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This article is part of the supplement: International Conference on Prevention & Infection Control (ICPIC 2011)

Open Access Poster presentation

Knowledge, attitude, behavior and practices on H1N1 among the heterogenous population of Tamil Nadu, India

CR Parathasarathy*, P Chitra Rajalaksmi, T Jeyaseelan Senthinath, P Revathi, A Uma, M Ismail, A Ahamathunisha and P Thirumalaikolundusubramanian

  • * Corresponding author: CR Parathasarathy

Author Affiliations

Microbiology, Chennai Medical College Hospital & Research Centre,Trichy, India

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BMC Proceedings 2011, 5(Suppl 6):P82  doi:10.1186/1753-6561-5-S6-P82


The electronic version of this article is the complete one and can be found online at: http://www.biomedcentral.com/1753-6561/5/S6/P82


Published:29 June 2011

© 2011 Parathasarathy et al; licensee BioMed Central Ltd.

This is an open access article distributed under the terms of the Creative Commons Attribution License (http://creativecommons.org/licenses/by/2.0), which permits unrestricted use, distribution, and reproduction in any medium, provided the original work is properly cited.

Introduction / objectives

Audio visual media (AVM) have disseminated abundant information on Swine flu (H1N1) during the 2009 pandemic. Hence it was decided to find out the Knowledge, Attitude, Behavior and Practices regarding Swine flu and to elicit the influence of AVM on the general public regarding preventive measures.

Methods

Population sampling was carried out taking into account that sizeable numbers represented different population groups. An anonymous pre tested questionnaire (closed 16, open 1) was given to 2193 participants. Voluntary participation was encouraged. Data were analyzed using SPSS17.0 software.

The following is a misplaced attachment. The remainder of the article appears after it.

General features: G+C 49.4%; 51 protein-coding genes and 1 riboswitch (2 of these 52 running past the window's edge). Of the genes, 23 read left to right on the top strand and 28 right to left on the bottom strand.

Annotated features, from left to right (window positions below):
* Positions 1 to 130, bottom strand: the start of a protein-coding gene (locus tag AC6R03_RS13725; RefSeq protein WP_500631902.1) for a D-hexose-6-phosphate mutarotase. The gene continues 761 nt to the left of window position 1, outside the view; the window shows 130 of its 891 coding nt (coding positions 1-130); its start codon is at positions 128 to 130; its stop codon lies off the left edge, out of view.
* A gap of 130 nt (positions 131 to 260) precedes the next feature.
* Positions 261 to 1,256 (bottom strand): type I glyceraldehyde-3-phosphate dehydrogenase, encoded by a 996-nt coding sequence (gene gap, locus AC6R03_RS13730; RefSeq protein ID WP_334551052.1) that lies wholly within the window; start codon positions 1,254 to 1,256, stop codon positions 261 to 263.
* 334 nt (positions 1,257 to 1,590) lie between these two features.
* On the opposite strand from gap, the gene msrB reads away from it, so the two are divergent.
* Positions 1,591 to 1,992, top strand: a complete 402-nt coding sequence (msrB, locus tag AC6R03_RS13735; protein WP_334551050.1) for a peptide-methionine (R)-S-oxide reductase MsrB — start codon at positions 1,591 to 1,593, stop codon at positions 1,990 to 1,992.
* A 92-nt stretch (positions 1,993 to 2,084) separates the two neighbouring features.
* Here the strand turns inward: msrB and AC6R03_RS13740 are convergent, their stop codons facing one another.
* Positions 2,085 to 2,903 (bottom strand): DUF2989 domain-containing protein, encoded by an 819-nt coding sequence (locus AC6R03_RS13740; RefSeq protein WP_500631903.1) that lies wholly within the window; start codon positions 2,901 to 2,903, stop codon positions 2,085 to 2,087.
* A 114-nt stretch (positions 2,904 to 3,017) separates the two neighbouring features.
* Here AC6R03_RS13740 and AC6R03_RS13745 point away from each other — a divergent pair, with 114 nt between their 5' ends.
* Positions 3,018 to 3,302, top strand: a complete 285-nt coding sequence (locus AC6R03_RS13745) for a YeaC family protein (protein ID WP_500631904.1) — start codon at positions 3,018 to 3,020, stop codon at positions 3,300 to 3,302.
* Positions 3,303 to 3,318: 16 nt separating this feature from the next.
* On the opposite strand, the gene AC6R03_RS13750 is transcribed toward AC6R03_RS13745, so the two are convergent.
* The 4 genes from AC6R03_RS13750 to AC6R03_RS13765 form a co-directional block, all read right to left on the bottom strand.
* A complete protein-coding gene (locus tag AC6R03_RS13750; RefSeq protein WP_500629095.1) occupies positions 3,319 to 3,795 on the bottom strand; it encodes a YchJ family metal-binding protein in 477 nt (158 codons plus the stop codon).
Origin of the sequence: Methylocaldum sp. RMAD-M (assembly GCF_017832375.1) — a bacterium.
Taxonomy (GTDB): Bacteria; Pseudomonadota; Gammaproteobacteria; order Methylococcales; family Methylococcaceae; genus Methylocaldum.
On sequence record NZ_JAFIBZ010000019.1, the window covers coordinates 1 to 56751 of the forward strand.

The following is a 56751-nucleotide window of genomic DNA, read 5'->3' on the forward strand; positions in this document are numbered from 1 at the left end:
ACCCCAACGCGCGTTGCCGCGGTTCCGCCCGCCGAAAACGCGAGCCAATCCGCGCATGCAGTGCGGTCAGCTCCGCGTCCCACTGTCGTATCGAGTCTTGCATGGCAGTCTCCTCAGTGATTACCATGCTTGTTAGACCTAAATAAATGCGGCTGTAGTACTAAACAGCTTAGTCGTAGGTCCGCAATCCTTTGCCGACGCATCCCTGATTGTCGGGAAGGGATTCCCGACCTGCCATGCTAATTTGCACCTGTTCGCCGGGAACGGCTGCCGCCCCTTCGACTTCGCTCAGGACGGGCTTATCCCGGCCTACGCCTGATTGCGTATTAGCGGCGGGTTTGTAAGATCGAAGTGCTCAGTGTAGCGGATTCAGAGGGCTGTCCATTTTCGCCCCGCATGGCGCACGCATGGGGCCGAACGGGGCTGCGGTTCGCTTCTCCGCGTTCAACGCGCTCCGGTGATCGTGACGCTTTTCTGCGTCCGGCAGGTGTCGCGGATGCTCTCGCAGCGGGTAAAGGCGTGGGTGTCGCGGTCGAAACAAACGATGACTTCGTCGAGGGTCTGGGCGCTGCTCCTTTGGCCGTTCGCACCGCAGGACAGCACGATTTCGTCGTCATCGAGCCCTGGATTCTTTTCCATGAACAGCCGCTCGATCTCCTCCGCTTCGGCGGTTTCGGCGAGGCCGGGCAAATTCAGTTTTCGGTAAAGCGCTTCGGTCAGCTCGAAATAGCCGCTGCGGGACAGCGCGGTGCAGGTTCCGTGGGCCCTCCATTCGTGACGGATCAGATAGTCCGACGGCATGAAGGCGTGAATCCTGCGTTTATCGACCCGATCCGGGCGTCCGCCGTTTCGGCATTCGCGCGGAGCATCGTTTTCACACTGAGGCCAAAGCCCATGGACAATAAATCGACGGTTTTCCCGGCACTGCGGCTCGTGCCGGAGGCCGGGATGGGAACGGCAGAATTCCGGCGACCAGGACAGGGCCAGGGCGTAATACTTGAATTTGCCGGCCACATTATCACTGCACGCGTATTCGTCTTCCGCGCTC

Results

Response rate was 98%. The Urban to Rural Population ratio in the survey was 1:1.2. Television (86%) was the main source of information. Knowledge on pandemic nature, symptoms, personal protective measures, treatment and preventive strategies were acceptable among 90.2, 96, 36, 12 & 31% respectively. None of them used face mask or hand wash, though known to 78 & 20% respectively. Literacy level was directly proportional to knowledge gained and retained. However, there was no statistical difference among gender or domicile status.

Conclusion

AVM have sensitized the public on symptomatology and enhanced health seeking behavior but not stressed effectively on preventive measures. AVM disseminated information during an outbreak, but lacked reinforcement during quiescent period. So it is suggested that health authorities should constantly provide information choosing the right media to the right population group towards preparing them for similar outbreaks.

Disclosure of interest

None declared.